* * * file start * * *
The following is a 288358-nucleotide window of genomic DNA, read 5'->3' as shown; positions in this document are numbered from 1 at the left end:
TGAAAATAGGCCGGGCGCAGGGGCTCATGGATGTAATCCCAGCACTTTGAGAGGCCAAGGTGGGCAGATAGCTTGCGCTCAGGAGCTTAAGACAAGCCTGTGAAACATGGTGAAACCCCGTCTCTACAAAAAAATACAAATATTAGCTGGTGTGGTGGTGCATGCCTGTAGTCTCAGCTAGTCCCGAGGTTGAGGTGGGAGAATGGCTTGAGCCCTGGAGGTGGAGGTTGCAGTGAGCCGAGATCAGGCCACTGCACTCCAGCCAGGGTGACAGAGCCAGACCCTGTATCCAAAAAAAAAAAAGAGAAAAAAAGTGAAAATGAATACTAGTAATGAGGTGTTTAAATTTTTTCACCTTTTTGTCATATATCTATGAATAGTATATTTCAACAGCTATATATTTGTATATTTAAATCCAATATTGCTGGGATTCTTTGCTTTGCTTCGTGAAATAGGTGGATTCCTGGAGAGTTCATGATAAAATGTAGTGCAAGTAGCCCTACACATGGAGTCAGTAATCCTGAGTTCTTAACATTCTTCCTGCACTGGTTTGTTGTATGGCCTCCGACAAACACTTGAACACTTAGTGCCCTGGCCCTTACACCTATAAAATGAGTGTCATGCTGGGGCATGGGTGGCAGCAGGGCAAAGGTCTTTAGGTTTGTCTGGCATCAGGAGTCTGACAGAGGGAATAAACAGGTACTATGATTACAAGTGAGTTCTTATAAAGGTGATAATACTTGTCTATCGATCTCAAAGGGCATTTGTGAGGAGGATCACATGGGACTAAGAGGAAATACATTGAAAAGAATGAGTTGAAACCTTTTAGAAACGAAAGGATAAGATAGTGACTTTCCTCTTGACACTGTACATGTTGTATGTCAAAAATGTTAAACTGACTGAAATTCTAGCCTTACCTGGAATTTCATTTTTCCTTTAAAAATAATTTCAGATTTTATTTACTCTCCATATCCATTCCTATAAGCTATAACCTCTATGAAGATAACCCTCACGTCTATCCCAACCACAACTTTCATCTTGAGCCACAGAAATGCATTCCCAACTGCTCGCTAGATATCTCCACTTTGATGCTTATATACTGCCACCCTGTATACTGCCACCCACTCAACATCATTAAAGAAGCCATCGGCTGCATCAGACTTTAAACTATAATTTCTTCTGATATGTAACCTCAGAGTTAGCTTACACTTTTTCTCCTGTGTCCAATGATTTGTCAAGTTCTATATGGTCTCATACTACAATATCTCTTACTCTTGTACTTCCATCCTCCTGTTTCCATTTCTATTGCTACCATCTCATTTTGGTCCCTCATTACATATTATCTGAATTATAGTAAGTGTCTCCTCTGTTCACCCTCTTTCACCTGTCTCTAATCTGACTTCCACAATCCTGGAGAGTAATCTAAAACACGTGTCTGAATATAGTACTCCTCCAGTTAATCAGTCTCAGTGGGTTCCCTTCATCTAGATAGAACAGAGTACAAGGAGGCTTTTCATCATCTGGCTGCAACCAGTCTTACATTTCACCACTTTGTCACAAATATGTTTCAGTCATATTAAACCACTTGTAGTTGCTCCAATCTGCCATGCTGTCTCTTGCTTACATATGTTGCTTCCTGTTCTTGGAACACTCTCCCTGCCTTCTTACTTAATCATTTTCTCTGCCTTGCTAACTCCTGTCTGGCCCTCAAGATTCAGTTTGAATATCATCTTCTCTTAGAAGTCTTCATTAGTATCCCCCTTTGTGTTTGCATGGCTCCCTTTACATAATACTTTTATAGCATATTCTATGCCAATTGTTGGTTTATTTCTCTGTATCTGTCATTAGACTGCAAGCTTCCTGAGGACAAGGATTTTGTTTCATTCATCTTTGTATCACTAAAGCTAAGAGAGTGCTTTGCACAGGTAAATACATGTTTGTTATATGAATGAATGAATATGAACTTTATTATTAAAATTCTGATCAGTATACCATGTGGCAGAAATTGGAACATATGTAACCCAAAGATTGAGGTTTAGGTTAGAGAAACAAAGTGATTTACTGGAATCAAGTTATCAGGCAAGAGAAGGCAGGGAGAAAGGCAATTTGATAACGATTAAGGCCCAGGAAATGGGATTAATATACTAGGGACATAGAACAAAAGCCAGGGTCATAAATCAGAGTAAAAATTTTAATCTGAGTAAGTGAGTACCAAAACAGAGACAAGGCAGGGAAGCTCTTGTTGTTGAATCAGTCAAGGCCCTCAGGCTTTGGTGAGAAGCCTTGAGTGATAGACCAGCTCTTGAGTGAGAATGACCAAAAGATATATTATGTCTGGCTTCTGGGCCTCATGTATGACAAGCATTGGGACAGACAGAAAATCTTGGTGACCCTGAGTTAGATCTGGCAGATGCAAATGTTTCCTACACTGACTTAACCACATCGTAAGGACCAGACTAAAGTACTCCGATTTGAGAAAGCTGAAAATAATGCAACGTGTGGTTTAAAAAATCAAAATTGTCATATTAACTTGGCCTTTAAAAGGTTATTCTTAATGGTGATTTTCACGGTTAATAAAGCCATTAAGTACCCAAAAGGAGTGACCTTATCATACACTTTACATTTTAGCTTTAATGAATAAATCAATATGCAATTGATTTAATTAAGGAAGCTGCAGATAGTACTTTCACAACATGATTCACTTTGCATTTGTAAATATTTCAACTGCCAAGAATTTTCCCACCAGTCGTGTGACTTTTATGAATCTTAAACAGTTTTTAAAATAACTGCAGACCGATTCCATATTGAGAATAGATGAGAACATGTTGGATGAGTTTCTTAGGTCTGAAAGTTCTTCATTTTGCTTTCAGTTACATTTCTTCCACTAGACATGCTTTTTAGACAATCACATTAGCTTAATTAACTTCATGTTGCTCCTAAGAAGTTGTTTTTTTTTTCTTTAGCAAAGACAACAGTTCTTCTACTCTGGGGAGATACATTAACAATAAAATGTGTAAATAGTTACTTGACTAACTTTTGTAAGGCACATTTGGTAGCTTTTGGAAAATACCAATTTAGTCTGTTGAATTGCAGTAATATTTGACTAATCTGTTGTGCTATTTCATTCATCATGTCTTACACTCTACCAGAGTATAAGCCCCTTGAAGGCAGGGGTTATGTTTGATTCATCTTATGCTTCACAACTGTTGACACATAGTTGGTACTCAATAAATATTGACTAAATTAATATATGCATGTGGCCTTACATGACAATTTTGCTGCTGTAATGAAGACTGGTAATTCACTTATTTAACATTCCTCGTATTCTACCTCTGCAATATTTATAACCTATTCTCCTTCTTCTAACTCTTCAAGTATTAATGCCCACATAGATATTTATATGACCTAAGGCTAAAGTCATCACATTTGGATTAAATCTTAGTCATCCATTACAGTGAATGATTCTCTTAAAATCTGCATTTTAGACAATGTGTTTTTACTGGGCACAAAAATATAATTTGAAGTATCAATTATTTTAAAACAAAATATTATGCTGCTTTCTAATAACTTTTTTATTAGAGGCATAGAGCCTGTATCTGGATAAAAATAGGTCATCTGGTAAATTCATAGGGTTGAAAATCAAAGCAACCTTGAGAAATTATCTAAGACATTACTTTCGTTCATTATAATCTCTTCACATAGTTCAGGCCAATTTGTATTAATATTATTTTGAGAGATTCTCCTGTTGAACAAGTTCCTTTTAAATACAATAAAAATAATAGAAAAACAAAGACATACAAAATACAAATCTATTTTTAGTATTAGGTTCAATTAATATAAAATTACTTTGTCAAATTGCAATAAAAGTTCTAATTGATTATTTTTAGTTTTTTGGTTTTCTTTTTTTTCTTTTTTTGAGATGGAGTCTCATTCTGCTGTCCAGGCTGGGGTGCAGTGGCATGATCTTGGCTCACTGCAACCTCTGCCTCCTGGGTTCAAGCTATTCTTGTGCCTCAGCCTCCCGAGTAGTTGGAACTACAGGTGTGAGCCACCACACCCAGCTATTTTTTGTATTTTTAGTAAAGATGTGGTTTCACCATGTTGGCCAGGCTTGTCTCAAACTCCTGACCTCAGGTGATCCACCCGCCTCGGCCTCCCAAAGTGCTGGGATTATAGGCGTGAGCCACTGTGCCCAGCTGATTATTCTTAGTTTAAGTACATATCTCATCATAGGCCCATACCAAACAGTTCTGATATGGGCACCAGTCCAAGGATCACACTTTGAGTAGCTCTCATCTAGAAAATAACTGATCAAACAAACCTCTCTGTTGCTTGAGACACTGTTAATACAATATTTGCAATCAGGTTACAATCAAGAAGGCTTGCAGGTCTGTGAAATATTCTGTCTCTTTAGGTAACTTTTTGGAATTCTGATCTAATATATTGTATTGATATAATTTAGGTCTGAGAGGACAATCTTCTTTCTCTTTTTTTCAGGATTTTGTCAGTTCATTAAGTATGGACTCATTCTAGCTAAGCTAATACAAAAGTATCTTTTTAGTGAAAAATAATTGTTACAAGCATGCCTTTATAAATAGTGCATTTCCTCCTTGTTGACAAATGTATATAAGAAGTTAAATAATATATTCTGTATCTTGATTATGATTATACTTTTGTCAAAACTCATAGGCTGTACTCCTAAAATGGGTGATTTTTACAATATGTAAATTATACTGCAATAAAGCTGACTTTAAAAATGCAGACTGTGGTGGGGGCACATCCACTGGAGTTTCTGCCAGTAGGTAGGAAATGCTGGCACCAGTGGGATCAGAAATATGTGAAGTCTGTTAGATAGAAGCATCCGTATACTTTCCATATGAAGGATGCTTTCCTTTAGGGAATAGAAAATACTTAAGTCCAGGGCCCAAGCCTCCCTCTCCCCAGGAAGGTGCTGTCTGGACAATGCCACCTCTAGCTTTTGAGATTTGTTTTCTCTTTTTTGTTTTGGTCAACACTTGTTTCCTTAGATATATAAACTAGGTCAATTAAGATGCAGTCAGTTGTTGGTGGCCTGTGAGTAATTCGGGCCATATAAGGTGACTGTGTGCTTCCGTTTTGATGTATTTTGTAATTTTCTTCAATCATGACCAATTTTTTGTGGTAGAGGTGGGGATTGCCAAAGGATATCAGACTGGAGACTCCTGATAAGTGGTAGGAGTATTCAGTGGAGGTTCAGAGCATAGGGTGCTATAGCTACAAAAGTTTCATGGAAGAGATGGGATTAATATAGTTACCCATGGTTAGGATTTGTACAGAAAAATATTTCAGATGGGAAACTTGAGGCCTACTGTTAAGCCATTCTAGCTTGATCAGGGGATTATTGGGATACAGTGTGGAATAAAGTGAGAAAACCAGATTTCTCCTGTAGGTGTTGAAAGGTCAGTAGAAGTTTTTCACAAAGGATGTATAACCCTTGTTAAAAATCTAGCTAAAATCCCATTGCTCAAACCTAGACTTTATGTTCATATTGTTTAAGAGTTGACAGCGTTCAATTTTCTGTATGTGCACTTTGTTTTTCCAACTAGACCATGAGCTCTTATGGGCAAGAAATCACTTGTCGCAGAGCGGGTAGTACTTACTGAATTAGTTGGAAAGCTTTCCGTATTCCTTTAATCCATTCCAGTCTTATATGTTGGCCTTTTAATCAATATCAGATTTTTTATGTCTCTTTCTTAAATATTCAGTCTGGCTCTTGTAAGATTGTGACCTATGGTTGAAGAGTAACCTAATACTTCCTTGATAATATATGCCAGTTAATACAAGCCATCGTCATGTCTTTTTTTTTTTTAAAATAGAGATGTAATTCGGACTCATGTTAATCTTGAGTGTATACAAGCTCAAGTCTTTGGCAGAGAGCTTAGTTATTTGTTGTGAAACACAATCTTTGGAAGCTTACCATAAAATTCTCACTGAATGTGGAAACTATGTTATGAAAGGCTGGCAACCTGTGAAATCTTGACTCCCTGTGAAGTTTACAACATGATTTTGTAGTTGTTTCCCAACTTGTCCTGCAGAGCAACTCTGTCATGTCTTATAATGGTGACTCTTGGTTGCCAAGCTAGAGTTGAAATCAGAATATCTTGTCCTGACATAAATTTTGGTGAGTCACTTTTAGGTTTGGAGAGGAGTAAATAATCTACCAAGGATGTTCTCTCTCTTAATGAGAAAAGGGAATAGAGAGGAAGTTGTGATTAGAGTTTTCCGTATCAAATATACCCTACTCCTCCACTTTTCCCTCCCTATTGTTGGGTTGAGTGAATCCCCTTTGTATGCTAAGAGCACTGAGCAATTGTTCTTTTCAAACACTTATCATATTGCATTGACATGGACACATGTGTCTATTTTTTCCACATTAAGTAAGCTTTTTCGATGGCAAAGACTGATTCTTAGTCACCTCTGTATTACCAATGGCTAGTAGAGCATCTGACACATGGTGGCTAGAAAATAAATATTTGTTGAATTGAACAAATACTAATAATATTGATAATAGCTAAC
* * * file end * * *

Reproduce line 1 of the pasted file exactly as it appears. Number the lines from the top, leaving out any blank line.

The following is a 288358-nucleotide window of genomic DNA, read 5'->3' as shown; positions in this document are numbered from 1 at the left end: